The results of a collaboration between an anthropologist (Astuti) and two developmental psychologists (Solomon and Carey),this monograph unites two literatures that make very different tacit assumptions about the very nature of conceptual development. Anthropologists' focus on the cultural construction of knowledge leads many of them (including Astuti) to expect radically different conceptual understandings across cultures. In contrast, some cognitive developmental investigators (including Solomon and Carey) work to discover innate representational constraints that channel cognitive development, thus expecting cross-cultural universality in representations of the world. The studies concern Malagasy children's and adults' conceptual representations of human and animal kind, biological inheritance, innate potential and family relations. The Vezo of Madagascar were chosen because the ethnographic literature has attributed to them folk-biological and folk-sociological theories that are radically different, even incommensurable, with those of North American adults. Vezo therefore provide a challenging test for the innate conceptual constraints hypothesis.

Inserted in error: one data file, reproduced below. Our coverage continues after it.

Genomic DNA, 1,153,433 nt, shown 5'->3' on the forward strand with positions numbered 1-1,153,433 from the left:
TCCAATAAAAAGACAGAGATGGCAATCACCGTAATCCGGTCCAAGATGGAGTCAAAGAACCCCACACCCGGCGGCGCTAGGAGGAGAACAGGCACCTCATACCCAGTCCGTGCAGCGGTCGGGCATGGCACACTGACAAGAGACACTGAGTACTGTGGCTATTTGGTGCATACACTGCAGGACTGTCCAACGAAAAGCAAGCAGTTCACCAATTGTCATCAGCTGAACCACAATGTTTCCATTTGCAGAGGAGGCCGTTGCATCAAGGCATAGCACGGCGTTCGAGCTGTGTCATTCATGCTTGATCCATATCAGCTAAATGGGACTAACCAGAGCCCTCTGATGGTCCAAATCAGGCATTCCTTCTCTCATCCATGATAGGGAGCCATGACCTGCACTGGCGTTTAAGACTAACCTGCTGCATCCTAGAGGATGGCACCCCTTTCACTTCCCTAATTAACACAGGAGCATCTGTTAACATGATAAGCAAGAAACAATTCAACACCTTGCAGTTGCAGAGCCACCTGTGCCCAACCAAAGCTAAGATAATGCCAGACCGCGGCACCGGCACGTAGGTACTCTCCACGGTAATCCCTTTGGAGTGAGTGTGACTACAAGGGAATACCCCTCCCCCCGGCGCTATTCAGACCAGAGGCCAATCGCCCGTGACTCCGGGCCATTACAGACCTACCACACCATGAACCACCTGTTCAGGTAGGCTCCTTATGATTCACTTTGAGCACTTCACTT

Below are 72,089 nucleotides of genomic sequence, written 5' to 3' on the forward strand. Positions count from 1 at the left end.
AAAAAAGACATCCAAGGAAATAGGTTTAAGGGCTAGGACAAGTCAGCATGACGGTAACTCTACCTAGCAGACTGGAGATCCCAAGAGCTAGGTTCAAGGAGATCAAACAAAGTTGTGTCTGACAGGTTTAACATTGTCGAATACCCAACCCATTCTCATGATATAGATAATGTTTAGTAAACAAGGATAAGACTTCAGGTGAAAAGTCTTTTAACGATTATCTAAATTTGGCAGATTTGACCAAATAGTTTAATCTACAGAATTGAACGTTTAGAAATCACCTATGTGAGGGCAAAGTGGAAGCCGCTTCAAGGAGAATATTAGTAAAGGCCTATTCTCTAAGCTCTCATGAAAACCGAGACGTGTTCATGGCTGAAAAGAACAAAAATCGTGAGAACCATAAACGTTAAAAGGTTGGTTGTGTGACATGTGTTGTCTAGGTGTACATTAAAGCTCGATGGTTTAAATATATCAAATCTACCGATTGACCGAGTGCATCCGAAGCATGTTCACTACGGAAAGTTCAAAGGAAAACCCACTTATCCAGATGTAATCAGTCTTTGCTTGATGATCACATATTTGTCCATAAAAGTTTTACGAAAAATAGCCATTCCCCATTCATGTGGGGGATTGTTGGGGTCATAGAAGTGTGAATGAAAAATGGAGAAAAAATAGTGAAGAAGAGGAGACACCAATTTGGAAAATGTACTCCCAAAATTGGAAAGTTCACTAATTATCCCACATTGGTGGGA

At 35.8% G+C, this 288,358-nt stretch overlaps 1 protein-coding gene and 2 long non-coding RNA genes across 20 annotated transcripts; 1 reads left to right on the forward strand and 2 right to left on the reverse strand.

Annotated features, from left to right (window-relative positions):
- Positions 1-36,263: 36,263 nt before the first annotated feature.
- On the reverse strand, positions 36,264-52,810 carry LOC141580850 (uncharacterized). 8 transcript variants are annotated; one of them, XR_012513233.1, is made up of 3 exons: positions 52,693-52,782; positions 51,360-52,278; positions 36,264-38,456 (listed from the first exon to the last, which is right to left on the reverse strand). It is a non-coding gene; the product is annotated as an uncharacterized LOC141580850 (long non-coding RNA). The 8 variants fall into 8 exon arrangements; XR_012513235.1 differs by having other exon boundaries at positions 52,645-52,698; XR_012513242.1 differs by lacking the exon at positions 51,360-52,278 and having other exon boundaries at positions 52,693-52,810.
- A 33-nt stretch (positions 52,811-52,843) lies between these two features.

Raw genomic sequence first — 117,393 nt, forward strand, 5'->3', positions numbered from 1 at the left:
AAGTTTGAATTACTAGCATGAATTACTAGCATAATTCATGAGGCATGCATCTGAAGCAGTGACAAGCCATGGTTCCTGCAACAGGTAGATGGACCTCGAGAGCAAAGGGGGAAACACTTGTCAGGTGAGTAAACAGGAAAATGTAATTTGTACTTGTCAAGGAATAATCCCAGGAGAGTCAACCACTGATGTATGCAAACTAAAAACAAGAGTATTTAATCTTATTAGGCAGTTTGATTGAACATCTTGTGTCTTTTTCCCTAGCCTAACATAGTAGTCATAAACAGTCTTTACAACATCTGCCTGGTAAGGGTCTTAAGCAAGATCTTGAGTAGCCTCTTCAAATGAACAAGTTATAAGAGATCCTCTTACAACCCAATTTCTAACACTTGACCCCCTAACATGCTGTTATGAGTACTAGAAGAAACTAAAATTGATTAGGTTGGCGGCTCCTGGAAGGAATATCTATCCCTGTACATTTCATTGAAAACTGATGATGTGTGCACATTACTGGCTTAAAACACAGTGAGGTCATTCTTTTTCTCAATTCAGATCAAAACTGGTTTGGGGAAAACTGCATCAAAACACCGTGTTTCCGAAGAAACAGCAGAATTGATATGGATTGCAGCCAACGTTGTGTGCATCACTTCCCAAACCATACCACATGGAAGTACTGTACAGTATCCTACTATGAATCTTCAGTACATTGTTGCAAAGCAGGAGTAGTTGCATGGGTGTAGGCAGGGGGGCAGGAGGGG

The results of the studies reported here have surprises both for anthropological claims of cross-cultural differences and psychological claims for cross-cultural universality.
Rita Astuti and Gregg Solomon are the authors of Constraints on Conceptual Development: A Case Study of the Acquisition of Folkbiological and Folksociological Knowledge in Madagascar, published by Wiley.